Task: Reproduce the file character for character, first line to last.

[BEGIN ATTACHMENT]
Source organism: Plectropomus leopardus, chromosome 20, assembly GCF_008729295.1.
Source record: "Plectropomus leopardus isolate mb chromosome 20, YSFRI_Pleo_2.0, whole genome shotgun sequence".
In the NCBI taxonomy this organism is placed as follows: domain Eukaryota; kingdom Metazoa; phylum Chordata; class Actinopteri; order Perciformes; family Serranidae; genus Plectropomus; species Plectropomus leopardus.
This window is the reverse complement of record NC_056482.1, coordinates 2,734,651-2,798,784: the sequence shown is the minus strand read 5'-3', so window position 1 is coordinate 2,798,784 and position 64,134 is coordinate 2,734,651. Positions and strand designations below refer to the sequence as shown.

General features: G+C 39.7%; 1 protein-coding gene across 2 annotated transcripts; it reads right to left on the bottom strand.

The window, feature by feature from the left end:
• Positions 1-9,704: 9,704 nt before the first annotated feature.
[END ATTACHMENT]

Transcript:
Source organism: Plectropomus leopardus, chromosome 20, assembly GCF_008729295.1.
Source record: "Plectropomus leopardus isolate mb chromosome 20, YSFRI_Pleo_2.0, whole genome shotgun sequence".
In the NCBI taxonomy this organism is placed as follows: domain Eukaryota; kingdom Metazoa; phylum Chordata; class Actinopteri; order Perciformes; family Serranidae; genus Plectropomus; species Plectropomus leopardus.
This window is the reverse complement of record NC_056482.1, coordinates 2,734,651-2,798,784: the sequence shown is the minus strand read 5'-3', so window position 1 is coordinate 2,798,784 and position 64,134 is coordinate 2,734,651. Positions and strand designations below refer to the sequence as shown.

General features: G+C 39.7%; 1 protein-coding gene across 2 annotated transcripts; it reads right to left on the bottom strand.

The window, feature by feature from the left end:
• Positions 1-9,704: 9,704 nt before the first annotated feature.